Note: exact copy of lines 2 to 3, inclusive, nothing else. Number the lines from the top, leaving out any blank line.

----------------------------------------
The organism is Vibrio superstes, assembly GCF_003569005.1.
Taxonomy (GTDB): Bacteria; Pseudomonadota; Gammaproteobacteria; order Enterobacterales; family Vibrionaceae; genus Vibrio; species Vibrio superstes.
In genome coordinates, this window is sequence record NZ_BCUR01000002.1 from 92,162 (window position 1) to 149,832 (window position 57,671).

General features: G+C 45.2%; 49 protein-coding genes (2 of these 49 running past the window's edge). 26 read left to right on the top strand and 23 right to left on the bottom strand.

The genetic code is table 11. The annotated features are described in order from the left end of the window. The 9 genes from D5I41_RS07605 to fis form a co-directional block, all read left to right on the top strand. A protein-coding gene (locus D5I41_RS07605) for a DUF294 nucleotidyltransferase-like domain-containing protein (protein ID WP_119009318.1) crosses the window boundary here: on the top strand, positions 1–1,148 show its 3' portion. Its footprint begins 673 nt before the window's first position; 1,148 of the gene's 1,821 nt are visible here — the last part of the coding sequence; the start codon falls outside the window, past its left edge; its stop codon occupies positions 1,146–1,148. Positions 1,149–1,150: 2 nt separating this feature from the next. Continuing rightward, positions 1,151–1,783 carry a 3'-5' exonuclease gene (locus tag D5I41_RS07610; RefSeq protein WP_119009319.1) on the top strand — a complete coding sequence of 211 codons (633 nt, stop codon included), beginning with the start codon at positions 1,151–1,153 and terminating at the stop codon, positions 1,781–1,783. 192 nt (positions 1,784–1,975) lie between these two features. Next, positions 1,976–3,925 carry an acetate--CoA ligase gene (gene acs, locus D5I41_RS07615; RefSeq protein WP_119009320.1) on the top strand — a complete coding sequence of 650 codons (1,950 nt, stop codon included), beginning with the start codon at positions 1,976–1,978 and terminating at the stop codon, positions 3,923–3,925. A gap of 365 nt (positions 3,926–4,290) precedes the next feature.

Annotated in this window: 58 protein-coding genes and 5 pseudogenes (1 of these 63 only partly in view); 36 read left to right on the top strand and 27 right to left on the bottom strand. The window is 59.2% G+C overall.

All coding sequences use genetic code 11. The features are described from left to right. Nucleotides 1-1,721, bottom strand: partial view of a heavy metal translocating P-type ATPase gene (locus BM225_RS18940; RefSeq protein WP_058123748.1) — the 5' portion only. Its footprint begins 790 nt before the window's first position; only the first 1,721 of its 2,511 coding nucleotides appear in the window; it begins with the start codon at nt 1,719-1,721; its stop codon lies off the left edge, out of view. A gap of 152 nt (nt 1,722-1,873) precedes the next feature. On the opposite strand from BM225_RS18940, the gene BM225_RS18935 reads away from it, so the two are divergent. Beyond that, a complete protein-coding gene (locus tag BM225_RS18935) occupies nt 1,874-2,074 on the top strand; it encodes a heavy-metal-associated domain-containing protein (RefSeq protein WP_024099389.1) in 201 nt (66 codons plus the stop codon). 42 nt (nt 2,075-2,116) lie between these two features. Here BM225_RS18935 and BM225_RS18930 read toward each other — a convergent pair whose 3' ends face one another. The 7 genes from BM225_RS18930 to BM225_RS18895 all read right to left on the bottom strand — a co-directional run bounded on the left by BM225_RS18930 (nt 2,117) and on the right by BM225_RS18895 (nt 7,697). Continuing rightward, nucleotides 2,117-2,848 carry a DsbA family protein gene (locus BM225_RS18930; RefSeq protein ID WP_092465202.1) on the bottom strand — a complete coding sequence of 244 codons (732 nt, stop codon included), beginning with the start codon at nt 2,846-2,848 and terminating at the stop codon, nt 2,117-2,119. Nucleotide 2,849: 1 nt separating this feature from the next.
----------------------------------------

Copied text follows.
Taxonomy (GTDB): Bacteria; Pseudomonadota; Gammaproteobacteria; order Enterobacterales; family Vibrionaceae; genus Vibrio; species Vibrio superstes.
In genome coordinates, this window is sequence record NZ_BCUR01000002.1 from 92,162 (window position 1) to 149,832 (window position 57,671).